Healthcare workers set up free COVID-19 testing at outside locations in Columbia.

As dozens of Columbia residents lined up Saturday to get tested for the coronavirus at two new sites, the U.S. surgeon general encouraged the Columbia community to get tested and urged residents to get the annual flu shot.

Dr. and Vice Adm. Jerome Adams, joined by Gov. Henry McMaster, University of South Carolina President Bob Caslen and other officials at Martin Luther King Jr. Park, said that it’s important to get the flu vaccine this year to prevent complications for the community and health care institutions.

“We can truly help our communities, save ourselves and saving others by getting a flu vaccine this year,” Adams said. “We have the safest vaccines in the world and safest vaccines in history and that’s because of the process we go through.”

The two testing sites in Columbia are part of a statewide testing initiative for COVID-19.

Frank Houston said it wasn’t his first time getting tested, but because the site at MLK park was in his neighborhood, he went to get tested a second time for precautionary reasons.

“I thought it was important to know where you are and where your health stands,” Houston, who has lived in Columbia for 24 years, said.

Johnsey Rice, a food service worker at Fort Jackson, said it was important for her to get tested because she’s around others on the sprawling Army base.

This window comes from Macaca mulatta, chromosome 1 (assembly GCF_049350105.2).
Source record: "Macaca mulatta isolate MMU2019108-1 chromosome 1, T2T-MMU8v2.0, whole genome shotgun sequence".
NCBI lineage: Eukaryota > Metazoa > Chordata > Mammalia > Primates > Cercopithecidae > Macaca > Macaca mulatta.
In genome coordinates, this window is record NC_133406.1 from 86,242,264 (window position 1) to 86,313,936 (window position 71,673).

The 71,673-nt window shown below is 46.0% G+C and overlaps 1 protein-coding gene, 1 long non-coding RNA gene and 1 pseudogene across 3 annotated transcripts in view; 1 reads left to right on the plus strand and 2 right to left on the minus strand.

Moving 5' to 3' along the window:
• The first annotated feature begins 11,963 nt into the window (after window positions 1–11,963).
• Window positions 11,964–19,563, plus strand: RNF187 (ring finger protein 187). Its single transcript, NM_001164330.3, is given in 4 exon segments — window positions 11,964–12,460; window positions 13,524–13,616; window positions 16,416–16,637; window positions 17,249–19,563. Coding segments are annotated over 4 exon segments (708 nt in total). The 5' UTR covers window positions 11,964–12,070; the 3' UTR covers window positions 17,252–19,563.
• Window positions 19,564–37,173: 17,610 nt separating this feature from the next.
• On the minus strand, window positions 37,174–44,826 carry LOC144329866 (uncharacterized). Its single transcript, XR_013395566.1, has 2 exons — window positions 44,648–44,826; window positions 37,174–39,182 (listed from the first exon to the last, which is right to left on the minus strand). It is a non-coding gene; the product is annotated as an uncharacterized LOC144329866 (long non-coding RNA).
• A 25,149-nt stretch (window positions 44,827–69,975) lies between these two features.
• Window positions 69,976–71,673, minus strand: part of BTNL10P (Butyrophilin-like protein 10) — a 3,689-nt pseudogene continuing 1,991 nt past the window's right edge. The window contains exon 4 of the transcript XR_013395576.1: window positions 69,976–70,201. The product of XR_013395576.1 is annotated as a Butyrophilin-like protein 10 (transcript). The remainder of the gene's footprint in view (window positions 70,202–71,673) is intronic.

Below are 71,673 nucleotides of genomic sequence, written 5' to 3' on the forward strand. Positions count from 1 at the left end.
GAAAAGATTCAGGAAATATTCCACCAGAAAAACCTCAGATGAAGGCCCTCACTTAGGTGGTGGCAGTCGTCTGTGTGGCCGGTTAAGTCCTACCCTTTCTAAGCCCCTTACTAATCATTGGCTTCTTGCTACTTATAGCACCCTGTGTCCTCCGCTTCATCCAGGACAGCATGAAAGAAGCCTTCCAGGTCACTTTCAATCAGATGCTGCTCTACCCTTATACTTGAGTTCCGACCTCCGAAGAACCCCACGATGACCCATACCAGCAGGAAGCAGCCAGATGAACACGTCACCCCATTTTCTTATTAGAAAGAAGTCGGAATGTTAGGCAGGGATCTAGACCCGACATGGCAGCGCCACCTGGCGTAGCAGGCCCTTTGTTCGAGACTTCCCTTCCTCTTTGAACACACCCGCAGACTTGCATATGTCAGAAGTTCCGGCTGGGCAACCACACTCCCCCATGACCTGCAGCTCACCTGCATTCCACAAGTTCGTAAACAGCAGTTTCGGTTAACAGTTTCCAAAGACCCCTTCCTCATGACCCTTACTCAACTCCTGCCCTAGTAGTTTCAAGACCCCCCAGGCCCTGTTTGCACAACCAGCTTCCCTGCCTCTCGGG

“Well, I am on Fort Jackson, which is a critical line out there with all the soldiers and trainees and what not,” said Rice.

Rice has lived in the area for 22 years and said the testing site at MLK Park was necessary.

“I think it’s very much needed for the community,” Rice said. “I’m kind of disappointed I don’t see as many people out here right now. I don’t know if it’s the time of the day or whatever, but it’s very important for me, as far as health wise.”

The statewide initiative by DHEC, the City of Columbia and UofSC provided two testing sites at MLK Park and Founders Park on Saturday and Monday.

Keith Frost, Commander for DHEC’s COVID-19 response, said the goal of the initiative is to do more testing and encourage residents to get tested.

“It’s a statewide goal to increase testing to determine what the prevalence of the disease is in the community,” Frost said.

Residents who were tested Monday said they would take the vaccine for the coronavirus if it’s not rushed and if they saw proof that it was effective with improvement in positive patients.

“According to what it is now, I got to see how other people react to it before I take it. I want to see how it works on somebody else before I take that,” said Columbia resident Elnora Kerrison.

Shelia Baker, a former health care professional, said she would consider taking the vaccine, “if it’s not rushed and I’m confident that I can believe what DHEC and other health officials say that, you know, it’s good to take it, it’s safe and that its going to work.

“It has to prove that it’s going to be safe and that it’s going to work.”

Free testing for COVID-19 will take place at MLK Park through Oct. 3, 9 a.m.-4 p.m.  For more information, visit


DHEC signs identify COVID-19 testing sites.

Registration is not required for testing at most sites.

Dr. Jerome Adams, the U.S. surgeon general, speaks to the media at MLK Park Saturday, urging residents to take advantage of free testing.